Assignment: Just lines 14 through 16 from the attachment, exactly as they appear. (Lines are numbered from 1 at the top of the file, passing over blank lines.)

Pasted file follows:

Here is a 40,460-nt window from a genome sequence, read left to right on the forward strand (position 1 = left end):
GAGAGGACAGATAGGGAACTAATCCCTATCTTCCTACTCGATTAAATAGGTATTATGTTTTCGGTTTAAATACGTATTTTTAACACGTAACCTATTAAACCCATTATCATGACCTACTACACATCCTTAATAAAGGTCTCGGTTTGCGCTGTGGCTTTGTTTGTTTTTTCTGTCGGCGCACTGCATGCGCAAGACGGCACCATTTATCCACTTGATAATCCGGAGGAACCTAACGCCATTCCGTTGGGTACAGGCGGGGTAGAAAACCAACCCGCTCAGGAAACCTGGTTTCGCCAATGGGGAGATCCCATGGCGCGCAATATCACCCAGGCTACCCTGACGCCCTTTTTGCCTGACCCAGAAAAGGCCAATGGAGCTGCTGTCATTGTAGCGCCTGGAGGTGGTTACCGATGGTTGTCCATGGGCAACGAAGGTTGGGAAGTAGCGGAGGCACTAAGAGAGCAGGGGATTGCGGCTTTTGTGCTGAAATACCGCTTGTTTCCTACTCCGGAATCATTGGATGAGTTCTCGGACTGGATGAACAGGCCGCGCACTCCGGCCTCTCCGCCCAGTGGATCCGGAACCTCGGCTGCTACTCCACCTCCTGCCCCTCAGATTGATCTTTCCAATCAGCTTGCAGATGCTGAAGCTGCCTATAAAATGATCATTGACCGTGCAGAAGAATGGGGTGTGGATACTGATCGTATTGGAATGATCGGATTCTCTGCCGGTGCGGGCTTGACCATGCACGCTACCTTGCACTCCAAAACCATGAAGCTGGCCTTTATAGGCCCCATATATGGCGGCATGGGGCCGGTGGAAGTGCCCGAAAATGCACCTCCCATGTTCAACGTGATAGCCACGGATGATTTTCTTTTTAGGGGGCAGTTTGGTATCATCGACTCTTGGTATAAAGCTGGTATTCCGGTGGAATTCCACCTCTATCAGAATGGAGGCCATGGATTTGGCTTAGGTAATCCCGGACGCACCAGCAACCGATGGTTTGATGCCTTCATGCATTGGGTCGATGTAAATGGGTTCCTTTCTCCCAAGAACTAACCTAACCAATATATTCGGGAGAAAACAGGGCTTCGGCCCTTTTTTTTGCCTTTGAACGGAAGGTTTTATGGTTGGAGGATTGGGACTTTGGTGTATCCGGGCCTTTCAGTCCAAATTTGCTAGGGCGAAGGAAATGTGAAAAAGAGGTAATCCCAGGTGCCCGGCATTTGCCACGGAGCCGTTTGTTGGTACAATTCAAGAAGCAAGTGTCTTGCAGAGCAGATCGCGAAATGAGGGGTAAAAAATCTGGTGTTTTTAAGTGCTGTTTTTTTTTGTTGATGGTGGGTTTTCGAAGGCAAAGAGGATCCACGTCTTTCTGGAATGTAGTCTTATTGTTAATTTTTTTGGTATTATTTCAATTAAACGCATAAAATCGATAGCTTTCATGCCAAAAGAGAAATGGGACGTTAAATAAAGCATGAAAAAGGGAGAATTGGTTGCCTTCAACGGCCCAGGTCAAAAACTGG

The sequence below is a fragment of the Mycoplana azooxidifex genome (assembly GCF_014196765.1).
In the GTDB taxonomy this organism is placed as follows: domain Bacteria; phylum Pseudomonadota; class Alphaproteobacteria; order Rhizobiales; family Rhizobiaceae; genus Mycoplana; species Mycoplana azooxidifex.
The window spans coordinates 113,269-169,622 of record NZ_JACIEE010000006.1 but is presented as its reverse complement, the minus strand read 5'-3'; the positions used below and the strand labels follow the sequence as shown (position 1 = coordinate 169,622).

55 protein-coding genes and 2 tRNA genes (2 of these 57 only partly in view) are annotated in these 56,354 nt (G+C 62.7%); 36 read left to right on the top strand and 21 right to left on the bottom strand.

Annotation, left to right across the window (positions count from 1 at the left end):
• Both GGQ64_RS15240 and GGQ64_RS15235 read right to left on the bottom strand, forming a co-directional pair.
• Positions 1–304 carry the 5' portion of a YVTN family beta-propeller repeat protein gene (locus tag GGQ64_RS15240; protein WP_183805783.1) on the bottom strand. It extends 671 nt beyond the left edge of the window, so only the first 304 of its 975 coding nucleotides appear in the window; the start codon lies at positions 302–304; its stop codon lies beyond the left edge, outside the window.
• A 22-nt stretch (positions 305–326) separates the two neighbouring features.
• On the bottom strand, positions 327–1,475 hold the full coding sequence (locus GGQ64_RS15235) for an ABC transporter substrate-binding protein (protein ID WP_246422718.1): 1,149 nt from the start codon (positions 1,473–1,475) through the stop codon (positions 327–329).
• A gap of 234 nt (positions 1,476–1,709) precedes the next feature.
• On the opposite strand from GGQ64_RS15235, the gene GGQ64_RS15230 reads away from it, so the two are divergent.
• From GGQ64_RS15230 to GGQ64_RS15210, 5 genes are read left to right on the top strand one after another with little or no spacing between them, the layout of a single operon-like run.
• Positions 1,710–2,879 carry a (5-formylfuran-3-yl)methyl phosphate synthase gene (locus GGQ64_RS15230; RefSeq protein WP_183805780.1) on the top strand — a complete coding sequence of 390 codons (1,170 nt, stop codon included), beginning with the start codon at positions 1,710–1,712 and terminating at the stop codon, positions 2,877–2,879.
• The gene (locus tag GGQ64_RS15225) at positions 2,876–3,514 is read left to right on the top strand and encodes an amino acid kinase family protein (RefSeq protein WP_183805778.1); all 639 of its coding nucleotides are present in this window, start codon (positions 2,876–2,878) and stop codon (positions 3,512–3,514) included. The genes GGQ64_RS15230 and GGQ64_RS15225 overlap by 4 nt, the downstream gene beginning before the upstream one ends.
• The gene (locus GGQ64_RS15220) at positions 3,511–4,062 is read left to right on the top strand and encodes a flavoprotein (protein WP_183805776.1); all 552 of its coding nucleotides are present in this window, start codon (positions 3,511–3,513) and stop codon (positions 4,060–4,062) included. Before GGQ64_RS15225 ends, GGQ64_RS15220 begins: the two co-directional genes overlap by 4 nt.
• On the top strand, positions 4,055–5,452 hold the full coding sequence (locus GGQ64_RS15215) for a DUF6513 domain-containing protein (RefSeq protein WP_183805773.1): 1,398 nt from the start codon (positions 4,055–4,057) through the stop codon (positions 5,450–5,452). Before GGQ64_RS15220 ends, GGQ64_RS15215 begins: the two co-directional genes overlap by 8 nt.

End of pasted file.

• From GGQ64_RS15230 to GGQ64_RS15210, 5 genes are read left to right on the top strand one after another with little or no spacing between them, the layout of a single operon-like run.
• Positions 1,710–2,879 carry a (5-formylfuran-3-yl)methyl phosphate synthase gene (locus GGQ64_RS15230; RefSeq protein WP_183805780.1) on the top strand — a complete coding sequence of 390 codons (1,170 nt, stop codon included), beginning with the start codon at positions 1,710–1,712 and terminating at the stop codon, positions 2,877–2,879.
• The gene (locus tag GGQ64_RS15225) at positions 2,876–3,514 is read left to right on the top strand and encodes an amino acid kinase family protein (RefSeq protein WP_183805778.1); all 639 of its coding nucleotides are present in this window, start codon (positions 2,876–2,878) and stop codon (positions 3,512–3,514) included. The genes GGQ64_RS15230 and GGQ64_RS15225 overlap by 4 nt, the downstream gene beginning before the upstream one ends.